Highly publicised accusations of mass cheating at two of America's top universities have turned out to be embarrassing glimpses at how quickly faculty and administrators seem to be willing to think the worst of their students.
In one incident, a teaching assitant hit the wrong key on a computer and unintentionally changed students' grades - something that was quickly blamed on a phantom hacker.
The other gave out a web address and encouraged his students to use it to help them solve a programming problem, then reproached them for cheating when their answers were identical.
"The lesson that I hope was learned here is that you have to move slowly and be cautious in these kinds of cases," said Robert Sauer, chairman of the MIT bio-logy department.
The initial interpretation by MIT professor Harvey Lodish was that a computer hacker had tampered with the test scores of 22 of the 120 students in his class in cell biology, raising their grades.
Professor Lodish announced to his class that a cheating scandal had been uncovered, an accusation immediately covered in the press.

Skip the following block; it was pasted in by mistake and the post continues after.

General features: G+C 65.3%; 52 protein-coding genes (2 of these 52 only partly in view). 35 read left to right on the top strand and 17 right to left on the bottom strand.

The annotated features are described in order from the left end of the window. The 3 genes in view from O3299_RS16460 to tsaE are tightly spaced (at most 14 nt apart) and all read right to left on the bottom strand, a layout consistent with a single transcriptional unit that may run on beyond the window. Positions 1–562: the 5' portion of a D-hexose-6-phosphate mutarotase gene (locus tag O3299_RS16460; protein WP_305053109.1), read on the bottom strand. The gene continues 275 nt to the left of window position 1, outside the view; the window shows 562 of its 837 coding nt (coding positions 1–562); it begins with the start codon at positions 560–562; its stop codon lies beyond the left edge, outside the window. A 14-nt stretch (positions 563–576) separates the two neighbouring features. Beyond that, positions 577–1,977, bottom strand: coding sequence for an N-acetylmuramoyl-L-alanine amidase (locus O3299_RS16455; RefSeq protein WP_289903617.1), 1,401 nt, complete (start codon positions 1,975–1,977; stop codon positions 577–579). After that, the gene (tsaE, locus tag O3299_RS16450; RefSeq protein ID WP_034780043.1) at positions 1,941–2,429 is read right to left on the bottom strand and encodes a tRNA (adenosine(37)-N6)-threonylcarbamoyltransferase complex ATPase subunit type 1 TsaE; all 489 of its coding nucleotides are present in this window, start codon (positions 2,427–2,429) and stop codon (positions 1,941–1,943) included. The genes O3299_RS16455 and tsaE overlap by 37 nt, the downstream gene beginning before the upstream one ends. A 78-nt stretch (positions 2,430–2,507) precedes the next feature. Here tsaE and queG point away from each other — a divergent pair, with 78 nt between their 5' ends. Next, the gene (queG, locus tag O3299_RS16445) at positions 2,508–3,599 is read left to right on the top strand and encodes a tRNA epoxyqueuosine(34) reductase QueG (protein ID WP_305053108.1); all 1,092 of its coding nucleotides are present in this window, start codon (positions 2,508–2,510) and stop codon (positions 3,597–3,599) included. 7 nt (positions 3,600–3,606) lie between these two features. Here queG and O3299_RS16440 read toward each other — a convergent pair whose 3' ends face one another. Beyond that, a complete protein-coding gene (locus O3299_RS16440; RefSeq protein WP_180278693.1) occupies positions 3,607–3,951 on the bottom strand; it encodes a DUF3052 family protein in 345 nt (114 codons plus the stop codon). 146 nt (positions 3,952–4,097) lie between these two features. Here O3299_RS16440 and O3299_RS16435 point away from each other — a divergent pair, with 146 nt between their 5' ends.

One week later, he was forced to stand again before the class and apologise, admitting that one of his teaching assistants accidentally assigned students the wrong grades after incorrectly sorting them on a computer spreadsheet.
At Dartmouth, disciplinary hearings had already begun and penalties were being threatened before officials determined it was a professor's fault that 63 of the 178 students in his introductory computer science class had been wrongly charged with cheating. Almost immediately, the professor, Rex Dwyer, was himself being accused of making the accusations on purpose to exact revenge on unruly students.
Mr Dwyer, a visiting professor from North Carolina State University, admitted he gave students the address of a website where they could find the solution to a programming question. When several of the answers were identical, however, he concluded that they must have cheated.
In an ironic twist, the campus disciplinary committee found that some students may, in fact, have cheated. But "the quality of the evidence, combined with the circumstances under which the course was conducted, made it impossible to distinguish between those responsible and those not responsible for violations" of the campus honour code, said dean of the college, James Larimore.
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